Willie Garson was in Naperville, Illinois during the opening weekend of Sex and the City 2 at the Hollywood Palm Theater in Naperville, Illinois. I introduced him during a film screening and conducted the Q&A session. The audience was very responsive to him and someone commented, “Willie, I have to tell you, you are much more handsome in person!” (I agree and he’s very slim!) He was dressed impeccably in Dior!
We had a chance to chat backstage in Ted (the owner’s) office and the interview was taped and aired on the radio show Hollywood 360 on WIND. He was a riot to ‘hang out with’ as he was very easy to talk to and we laughed lots. He and Sarah Jessica are very close friends and text each other constantly. For those of you that don’t know this, Willie has recently adopted an eight year old boy as a single father. He hasn’t met the girl of his dreams yet but is in heaven with his new son! He talked about the beginnings of the TV series and gives us some insight into his take on the central theme of the show.
Sarah Adamson: I’m here tonight with Willie Garson!
Willie Garson: Well, hello it’s a joy to be here!
SA: Willie, the excitement of this weekend with Sex and the City 2…and you are here at the Hollywood Palm this is just amazing!
WG: I am. And it’s an amazing facility. Just to see all the people here…you know…as filmmakers when you’re out making movies you don’t see the people enough. It’s great to come to theatres and see them enjoying what you do and that it means so much to them. It’s great; it’s why you (we) do it!
SA: Do you want to tell us a little bit about the character that you play?
WG: I play Stanford Blatch who has been best friends with the lead character, Carrie Bradshaw (Sarah Jessica Parker), forever. We started talking about the pilot for the TV show in 1996. We made the pilot in 1997 and we started airing in 1998. So, we’ve been doing this for a long time. We’re closing in on 15 years. Stanford is a flamboyant but very pure and honest friend. He is gay so there are no sexual barriers between he and Carrie so that’s out of the way. I think the audience really responds to that pure relationship. There is nothing in the way of that relationship. It’s very honest.
He’s very wealthy. He has a dry wit and he is a fashion hound of the highest order. He is very, very fashionable. He’s as fashionable as the women (laughs)…more so than some of them actually!
We’ve been doing it forever. Its like were on ‘Bonanza’ (1959) or something it just goes on and on. People asked Michael Patrick King when he was directing this movie how long they rehearsed these scenes for and he said, “about 14 years” because we don’t have to rehearse at all. We’ve been playing these characters for so long. It’s like a comfortable pair of shoes to step into. It’s wonderful to be with each other. I always say, when we’re together, it’s like Thanksgiving dinner only with a slightly less annoying family. Which is a great way to be together (laughs).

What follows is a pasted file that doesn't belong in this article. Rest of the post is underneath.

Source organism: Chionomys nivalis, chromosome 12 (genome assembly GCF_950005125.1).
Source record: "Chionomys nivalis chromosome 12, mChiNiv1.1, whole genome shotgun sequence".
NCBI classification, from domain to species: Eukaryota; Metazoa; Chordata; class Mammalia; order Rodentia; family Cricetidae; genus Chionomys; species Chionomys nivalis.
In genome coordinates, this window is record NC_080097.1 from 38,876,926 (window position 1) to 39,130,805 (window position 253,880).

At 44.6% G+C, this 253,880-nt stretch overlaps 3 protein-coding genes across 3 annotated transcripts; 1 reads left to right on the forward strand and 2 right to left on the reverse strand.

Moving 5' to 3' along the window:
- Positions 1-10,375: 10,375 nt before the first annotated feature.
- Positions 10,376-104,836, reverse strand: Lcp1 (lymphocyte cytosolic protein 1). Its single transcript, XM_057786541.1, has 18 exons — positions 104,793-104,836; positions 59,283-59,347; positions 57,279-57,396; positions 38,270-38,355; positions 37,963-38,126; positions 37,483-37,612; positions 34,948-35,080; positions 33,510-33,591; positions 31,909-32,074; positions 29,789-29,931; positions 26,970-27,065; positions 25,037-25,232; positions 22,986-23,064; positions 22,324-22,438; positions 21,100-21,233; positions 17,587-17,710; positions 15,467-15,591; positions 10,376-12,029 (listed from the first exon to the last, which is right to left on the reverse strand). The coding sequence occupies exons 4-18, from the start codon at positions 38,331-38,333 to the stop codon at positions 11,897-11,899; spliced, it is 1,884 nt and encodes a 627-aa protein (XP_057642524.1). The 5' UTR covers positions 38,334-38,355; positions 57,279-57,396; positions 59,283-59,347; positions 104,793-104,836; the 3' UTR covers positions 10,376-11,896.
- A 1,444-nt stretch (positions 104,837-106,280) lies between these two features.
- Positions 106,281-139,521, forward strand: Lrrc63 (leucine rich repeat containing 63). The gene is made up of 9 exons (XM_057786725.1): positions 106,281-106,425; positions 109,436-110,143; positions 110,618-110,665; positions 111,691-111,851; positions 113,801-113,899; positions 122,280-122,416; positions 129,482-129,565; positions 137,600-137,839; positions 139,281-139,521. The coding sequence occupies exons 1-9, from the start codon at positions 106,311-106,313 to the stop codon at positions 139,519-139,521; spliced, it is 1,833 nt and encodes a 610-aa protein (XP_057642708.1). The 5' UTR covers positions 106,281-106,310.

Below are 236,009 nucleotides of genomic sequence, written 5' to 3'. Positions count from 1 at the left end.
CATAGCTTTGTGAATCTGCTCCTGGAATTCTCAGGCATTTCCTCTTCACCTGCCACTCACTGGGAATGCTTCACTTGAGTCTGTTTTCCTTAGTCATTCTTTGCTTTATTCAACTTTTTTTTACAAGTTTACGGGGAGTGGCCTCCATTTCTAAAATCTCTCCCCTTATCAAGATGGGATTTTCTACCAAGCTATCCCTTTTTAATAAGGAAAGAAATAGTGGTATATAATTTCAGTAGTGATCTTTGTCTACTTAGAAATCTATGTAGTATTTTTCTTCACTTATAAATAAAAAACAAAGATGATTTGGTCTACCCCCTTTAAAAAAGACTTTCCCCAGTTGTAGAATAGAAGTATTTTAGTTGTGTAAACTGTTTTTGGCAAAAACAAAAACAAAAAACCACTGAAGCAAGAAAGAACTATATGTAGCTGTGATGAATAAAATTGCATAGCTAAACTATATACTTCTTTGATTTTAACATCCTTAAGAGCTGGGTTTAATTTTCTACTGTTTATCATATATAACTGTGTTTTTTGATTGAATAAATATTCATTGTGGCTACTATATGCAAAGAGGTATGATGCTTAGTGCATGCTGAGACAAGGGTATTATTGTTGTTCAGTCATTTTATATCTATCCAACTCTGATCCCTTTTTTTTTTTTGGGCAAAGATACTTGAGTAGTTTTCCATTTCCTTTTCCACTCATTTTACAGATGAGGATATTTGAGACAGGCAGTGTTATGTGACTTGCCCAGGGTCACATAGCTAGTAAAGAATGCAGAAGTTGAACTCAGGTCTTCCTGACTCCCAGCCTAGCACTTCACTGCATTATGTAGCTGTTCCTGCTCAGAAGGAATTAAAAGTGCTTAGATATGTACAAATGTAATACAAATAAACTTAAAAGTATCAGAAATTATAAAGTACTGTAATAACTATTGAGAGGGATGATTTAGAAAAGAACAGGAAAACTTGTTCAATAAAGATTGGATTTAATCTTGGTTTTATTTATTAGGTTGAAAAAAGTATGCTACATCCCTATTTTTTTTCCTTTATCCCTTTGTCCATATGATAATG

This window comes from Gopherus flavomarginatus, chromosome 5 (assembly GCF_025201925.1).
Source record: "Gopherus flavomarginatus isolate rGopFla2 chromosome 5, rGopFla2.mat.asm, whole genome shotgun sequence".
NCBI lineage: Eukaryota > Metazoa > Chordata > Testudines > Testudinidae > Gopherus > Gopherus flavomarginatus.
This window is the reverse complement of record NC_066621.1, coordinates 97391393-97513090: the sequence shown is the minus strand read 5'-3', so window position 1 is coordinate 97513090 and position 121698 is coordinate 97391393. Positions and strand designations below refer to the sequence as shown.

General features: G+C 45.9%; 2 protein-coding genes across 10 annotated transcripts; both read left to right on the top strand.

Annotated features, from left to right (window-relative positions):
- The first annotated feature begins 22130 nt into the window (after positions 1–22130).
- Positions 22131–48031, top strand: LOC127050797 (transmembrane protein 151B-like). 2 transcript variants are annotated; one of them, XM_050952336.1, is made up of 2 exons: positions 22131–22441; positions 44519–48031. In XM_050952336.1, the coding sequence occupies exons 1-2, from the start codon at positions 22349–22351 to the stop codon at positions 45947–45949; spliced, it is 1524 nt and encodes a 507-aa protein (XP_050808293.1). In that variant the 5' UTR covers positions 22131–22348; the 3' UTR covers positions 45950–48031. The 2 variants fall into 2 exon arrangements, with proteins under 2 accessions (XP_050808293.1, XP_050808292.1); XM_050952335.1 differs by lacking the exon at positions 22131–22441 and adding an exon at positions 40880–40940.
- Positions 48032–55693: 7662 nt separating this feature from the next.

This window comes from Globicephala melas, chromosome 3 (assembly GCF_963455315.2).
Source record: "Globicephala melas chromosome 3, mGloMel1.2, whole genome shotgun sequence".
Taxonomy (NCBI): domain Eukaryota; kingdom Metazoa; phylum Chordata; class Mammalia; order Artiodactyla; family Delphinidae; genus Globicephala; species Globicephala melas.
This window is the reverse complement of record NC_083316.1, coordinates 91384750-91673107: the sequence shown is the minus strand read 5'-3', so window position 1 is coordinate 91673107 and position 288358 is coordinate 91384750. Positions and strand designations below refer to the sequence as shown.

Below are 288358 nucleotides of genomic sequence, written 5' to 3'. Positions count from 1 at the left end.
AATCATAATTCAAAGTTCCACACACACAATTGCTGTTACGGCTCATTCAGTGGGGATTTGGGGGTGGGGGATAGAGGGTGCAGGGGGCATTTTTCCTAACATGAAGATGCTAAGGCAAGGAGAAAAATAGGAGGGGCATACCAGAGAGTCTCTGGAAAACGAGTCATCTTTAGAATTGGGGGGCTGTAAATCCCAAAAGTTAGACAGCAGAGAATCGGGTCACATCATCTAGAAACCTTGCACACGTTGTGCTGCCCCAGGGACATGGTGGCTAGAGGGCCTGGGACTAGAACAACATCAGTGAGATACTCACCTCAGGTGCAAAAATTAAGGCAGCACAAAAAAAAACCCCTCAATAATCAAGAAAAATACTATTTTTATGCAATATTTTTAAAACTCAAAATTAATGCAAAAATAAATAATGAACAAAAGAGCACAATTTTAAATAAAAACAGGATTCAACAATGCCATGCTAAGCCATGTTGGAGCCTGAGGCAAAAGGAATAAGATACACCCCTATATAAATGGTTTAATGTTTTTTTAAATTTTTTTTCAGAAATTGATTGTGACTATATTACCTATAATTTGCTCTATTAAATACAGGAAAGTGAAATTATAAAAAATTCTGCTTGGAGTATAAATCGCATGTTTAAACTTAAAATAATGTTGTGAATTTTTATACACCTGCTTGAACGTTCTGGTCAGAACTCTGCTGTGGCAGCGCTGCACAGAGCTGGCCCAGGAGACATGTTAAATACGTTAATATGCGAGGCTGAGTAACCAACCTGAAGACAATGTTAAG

SA: And I understand you and Sarah Jessica Parker are actually very good friends in real life?
WG: Yes, I moved to Los Angeles in December of 1985 and I probably met Sarah around January or February of 1986. We’ve been very, very close ever since. I had no idea she was going to do Sex and the City and she had no idea I was going to do Sex and the City. I heard about it in the waiting room. Some girls were talking and they said, “Did you hear that Sarah Jessica Parker might do this?” I left my meeting at HBO and I called her and she said, “I might do it, I don’t know. Everyone hates you when you’re on TV and they write terrible things about you but its pretty good.” She said, “What do you know about it?” And I said, “I think I’m going to play Stanford” and she said, “That’s awesome!” I’d like to say I made her do it but I probably didn’t (laughs).
SA: Isn’t that something! And it’s been all these years too – that’s amazing!
WG: Yes, it’s been quite the ride that no one imagined. It was our secret little show that we were making in the beginning. HBO wasn’t HBO back then. There were no big shows or anything. They still showed mostly movies. It was like our little secret when we were filming it the first year. Then, by the third season is when it really exploded and became a cultural and iconic thing. That’s when we were all the sudden on the cover of every magazine and on and on and on…
SA: Yes, and Sarah Jessica just catapulted. I had been a fan of hers for a long time…
WG: Yes, she was always great. She was always the greatest thing. When I was 12, my parents took me to see Annie (the play) and Sarah was playing Annie. That’s how long I’ve been conscious of her (laughs).
SA: Wow! Now, you have quite a film career as well; at least 70 films that you’ve been in?
WG: At least, yes! I’ve been working for a while. I graduated college early at 21…and I’m only 24 now so its amazing all that I’ve accomplished (laughs). (Just kidding) it’s been 25 years that I’ve been working pretty much non-stop so it’s been a nice ride and I hope it continues. It’s a lot easier for character actors, a lot easier for us. Its easier to get work it just gets harder to make it different and make it relevant because you can do the same thing over and over. I tried to make everything different. I’ve been very fortunate on TV. I went straight from ‘NYPD Blue,’ straight to ‘Sex and the City’ then back to ‘NYPD Blue’ and my last show, ‘John From Cincinnati,’ – which was not successful but successful artistically. Now I’m onto my current show, ‘White Collar,’ which is another hit. I’ve been very lucky in that way. Believe me, every morning I click my heals (laughs)!